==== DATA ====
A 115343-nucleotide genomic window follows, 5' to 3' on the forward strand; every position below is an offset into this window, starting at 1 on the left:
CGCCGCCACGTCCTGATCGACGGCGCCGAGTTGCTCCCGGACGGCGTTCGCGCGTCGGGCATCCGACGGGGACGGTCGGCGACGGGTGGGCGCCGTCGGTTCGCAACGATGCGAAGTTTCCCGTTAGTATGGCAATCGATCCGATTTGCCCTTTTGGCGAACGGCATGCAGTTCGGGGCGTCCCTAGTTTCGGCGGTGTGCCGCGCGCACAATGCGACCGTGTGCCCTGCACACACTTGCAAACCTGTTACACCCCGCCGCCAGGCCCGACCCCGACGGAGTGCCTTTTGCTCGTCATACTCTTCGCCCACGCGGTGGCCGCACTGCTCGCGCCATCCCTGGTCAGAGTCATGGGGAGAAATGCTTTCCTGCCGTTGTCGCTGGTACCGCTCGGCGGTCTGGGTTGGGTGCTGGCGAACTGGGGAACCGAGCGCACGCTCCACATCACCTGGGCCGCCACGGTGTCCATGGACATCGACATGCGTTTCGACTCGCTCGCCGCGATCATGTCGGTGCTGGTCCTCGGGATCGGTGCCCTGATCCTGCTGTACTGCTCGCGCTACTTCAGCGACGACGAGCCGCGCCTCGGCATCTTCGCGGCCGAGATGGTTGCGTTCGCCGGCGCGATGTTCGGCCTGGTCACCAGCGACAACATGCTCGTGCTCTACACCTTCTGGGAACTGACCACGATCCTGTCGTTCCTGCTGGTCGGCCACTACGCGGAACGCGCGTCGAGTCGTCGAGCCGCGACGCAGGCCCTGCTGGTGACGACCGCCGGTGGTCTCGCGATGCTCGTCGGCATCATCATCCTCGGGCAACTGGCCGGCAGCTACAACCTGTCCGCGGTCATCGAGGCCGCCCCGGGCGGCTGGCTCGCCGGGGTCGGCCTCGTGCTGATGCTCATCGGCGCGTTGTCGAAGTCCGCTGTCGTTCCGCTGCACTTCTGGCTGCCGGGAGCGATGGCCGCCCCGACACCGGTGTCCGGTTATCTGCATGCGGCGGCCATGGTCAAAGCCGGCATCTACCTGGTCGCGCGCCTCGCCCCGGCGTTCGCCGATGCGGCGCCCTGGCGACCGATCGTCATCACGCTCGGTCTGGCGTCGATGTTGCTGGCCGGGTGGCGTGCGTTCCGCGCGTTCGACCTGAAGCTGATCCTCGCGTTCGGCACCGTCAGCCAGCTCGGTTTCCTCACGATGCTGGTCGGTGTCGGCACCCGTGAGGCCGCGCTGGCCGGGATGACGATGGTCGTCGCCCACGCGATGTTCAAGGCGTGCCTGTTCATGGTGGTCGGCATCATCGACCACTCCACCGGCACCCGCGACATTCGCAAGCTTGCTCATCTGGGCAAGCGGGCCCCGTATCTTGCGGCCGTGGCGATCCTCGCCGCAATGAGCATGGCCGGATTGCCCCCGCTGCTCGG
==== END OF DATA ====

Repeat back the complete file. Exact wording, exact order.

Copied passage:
A 115343-nucleotide genomic window follows, 5' to 3' on the forward strand; every position below is an offset into this window, starting at 1 on the left:
CGCCGCCACGTCCTGATCGACGGCGCCGAGTTGCTCCCGGACGGCGTTCGCGCGTCGGGCATCCGACGGGGACGGTCGGCGACGGGTGGGCGCCGTCGGTTCGCAACGATGCGAAGTTTCCCGTTAGTATGGCAATCGATCCGATTTGCCCTTTTGGCGAACGGCATGCAGTTCGGGGCGTCCCTAGTTTCGGCGGTGTGCCGCGCGCACAATGCGACCGTGTGCCCTGCACACACTTGCAAACCTGTTACACCCCGCCGCCAGGCCCGACCCCGACGGAGTGCCTTTTGCTCGTCATACTCTTCGCCCACGCGGTGGCCGCACTGCTCGCGCCATCCCTGGTCAGAGTCATGGGGAGAAATGCTTTCCTGCCGTTGTCGCTGGTACCGCTCGGCGGTCTGGGTTGGGTGCTGGCGAACTGGGGAACCGAGCGCACGCTCCACATCACCTGGGCCGCCACGGTGTCCATGGACATCGACATGCGTTTCGACTCGCTCGCCGCGATCATGTCGGTGCTGGTCCTCGGGATCGGTGCCCTGATCCTGCTGTACTGCTCGCGCTACTTCAGCGACGACGAGCCGCGCCTCGGCATCTTCGCGGCCGAGATGGTTGCGTTCGCCGGCGCGATGTTCGGCCTGGTCACCAGCGACAACATGCTCGTGCTCTACACCTTCTGGGAACTGACCACGATCCTGTCGTTCCTGCTGGTCGGCCACTACGCGGAACGCGCGTCGAGTCGTCGAGCCGCGACGCAGGCCCTGCTGGTGACGACCGCCGGTGGTCTCGCGATGCTCGTCGGCATCATCATCCTCGGGCAACTGGCCGGCAGCTACAACCTGTCCGCGGTCATCGAGGCCGCCCCGGGCGGCTGGCTCGCCGGGGTCGGCCTCGTGCTGATGCTCATCGGCGCGTTGTCGAAGTCCGCTGTCGTTCCGCTGCACTTCTGGCTGCCGGGAGCGATGGCCGCCCCGACACCGGTGTCCGGTTATCTGCATGCGGCGGCCATGGTCAAAGCCGGCATCTACCTGGTCGCGCGCCTCGCCCCGGCGTTCGCCGATGCGGCGCCCTGGCGACCGATCGTCATCACGCTCGGTCTGGCGTCGATGTTGCTGGCCGGGTGGCGTGCGTTCCGCGCGTTCGACCTGAAGCTGATCCTCGCGTTCGGCACCGTCAGCCAGCTCGGTTTCCTCACGATGCTGGTCGGTGTCGGCACCCGTGAGGCCGCGCTGGCCGGGATGACGATGGTCGTCGCCCACGCGATGTTCAAGGCGTGCCTGTTCATGGTGGTCGGCATCATCGACCACTCCACCGGCACCCGCGACATTCGCAAGCTTGCTCATCTGGGCAAGCGGGCCCCGTATCTTGCGGCCGTGGCGATCCTCGCCGCAATGAGCATGGCCGGATTGCCCCCGCTGCTCGG